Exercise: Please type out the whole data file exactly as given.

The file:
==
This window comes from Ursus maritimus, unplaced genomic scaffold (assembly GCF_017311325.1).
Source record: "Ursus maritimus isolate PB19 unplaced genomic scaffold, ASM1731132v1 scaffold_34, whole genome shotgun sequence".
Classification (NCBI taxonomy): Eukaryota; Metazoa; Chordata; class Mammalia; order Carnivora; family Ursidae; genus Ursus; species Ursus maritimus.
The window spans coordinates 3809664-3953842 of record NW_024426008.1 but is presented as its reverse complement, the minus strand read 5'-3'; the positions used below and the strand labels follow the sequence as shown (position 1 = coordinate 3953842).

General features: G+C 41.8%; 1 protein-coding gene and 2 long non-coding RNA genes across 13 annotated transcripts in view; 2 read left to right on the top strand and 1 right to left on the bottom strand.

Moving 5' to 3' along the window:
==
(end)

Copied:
This window comes from Ursus maritimus, unplaced genomic scaffold (assembly GCF_017311325.1).
Source record: "Ursus maritimus isolate PB19 unplaced genomic scaffold, ASM1731132v1 scaffold_34, whole genome shotgun sequence".
Classification (NCBI taxonomy): Eukaryota; Metazoa; Chordata; class Mammalia; order Carnivora; family Ursidae; genus Ursus; species Ursus maritimus.
The window spans coordinates 3809664-3953842 of record NW_024426008.1 but is presented as its reverse complement, the minus strand read 5'-3'; the positions used below and the strand labels follow the sequence as shown (position 1 = coordinate 3953842).

General features: G+C 41.8%; 1 protein-coding gene and 2 long non-coding RNA genes across 13 annotated transcripts in view; 2 read left to right on the top strand and 1 right to left on the bottom strand.

Moving 5' to 3' along the window: